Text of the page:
If homeschoolers are about as successful at getting accepted as the general population, and if homeschoolers currently amount to something like 2% of all students, then presumably the percentage of Harvard students who were homeschooled would be 2%. 2% of 6700 = about 130 in all. Dpbsmith 06:01, 8 May 2007 (EDT)


I would dispute saying Patton was a Christian as he believed in reincarnation (show me where this is in line with scripture) Brigham Young was a Mormon, not a christian.

Mormons consider themselves to be Christians.
The official name of their church is The Church of Jesus Christ of Latter-Day Saints ("LDS Church" for short).
See material I've just moved to Church of Jesus Christ of Latter-day Saints#Mormons' relationship to Christianity.
One dictionary definition of "Christian" is "Professing belief in Jesus as Christ or following the religion based on the life and teachings of Jesus." It seems to me that Mormons meet that definition.
Who ought to make the judgement, among all the denominations that regard themselves as Christian, which are "really Christian?" Dpbsmith 20:10, 18 January 2007 (EST)
P. S. The question of what Mormons believe is sure to receive a lot of discussion in a year or so, since Mitt Romney, a Mormon, is running for President. Dpbsmith 20:14, 18 January 2007 (EST)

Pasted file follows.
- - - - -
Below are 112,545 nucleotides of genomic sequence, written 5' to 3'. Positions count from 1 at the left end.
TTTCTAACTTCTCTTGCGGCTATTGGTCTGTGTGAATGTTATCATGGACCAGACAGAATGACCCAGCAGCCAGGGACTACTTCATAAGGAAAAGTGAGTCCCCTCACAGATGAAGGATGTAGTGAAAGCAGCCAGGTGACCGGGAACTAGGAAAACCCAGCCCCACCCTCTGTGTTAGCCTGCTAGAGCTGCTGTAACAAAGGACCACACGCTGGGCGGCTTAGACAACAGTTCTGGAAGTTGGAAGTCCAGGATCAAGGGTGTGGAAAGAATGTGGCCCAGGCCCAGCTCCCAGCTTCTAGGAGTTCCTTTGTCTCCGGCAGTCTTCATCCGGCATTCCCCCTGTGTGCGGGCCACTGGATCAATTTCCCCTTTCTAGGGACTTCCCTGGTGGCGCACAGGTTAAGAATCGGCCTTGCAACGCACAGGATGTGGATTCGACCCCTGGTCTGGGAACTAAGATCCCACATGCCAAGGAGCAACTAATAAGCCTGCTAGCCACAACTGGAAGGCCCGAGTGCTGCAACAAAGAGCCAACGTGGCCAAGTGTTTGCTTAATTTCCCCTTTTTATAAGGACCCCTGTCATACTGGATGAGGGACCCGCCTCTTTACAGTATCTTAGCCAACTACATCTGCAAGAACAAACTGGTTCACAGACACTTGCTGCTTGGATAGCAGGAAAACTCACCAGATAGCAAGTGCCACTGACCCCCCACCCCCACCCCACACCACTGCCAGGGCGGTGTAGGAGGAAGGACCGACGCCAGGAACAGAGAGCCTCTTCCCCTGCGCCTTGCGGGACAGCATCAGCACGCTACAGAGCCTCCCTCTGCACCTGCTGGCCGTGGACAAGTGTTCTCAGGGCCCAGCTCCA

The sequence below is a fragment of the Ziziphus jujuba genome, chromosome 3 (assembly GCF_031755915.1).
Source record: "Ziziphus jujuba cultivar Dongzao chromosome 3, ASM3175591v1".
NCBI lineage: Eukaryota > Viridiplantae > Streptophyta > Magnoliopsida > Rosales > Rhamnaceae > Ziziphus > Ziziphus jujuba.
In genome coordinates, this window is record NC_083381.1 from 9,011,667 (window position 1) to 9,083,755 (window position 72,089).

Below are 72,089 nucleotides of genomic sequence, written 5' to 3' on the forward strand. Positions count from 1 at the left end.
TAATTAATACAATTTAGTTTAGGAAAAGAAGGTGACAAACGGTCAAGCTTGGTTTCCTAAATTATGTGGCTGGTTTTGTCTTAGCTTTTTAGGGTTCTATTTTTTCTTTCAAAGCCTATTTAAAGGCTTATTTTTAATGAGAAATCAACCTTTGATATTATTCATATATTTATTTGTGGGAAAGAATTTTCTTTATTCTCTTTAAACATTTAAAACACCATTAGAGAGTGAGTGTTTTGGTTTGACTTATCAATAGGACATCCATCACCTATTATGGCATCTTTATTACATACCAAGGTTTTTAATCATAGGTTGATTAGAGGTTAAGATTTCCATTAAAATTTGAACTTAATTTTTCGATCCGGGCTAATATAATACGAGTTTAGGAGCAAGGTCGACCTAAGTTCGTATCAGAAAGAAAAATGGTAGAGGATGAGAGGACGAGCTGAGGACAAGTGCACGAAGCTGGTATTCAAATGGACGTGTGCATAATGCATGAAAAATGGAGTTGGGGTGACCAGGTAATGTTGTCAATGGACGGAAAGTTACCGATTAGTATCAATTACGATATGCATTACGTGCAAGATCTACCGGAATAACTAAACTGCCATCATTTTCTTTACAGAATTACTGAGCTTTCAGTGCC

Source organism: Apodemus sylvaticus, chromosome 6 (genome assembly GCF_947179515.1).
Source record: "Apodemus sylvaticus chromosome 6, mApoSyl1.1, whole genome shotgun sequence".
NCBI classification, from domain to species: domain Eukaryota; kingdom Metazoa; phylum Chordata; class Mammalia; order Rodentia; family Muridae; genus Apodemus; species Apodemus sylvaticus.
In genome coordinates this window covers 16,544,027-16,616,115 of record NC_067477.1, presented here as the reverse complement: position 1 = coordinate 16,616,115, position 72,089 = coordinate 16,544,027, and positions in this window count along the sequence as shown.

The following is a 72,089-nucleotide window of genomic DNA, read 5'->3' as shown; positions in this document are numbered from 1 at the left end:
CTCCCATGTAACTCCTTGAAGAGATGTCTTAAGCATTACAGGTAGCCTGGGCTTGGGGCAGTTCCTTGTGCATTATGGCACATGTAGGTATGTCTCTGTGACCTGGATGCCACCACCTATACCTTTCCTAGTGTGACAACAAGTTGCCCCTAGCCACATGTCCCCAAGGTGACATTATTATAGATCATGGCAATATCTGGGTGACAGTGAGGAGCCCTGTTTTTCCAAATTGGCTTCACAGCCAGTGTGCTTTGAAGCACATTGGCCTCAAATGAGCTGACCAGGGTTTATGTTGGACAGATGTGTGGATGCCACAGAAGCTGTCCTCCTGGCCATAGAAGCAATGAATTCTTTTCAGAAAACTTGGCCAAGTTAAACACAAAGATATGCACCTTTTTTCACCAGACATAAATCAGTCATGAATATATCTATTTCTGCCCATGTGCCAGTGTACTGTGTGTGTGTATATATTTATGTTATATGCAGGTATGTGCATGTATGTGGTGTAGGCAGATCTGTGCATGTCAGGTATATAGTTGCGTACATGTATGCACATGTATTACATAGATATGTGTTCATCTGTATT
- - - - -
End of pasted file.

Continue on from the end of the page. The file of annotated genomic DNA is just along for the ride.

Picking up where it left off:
Are you a Mormon? Not to be prejudiced against you if you are but just wondering. Will N.

  • No, I'm not a Mormon. Dpbsmith 21:37, 18 January 2007 (EST)
I probably should explain more. I did react to the phrase "a Mormon not a Christian." What went through my mind, and what I knew off the top of my head was: "Whoa! That's not right. Mormons consider themselves to be Christians, and the church is even called Church of Jesus Christ of the Latter-day Saints." I also got just a little bit of steam up, because there is some discrimination against Mormons—assuming Mitt Romney runs I think we'll have plenty of chance to see this soon—and saying that Mormons aren't Christians sounds a little like an attack.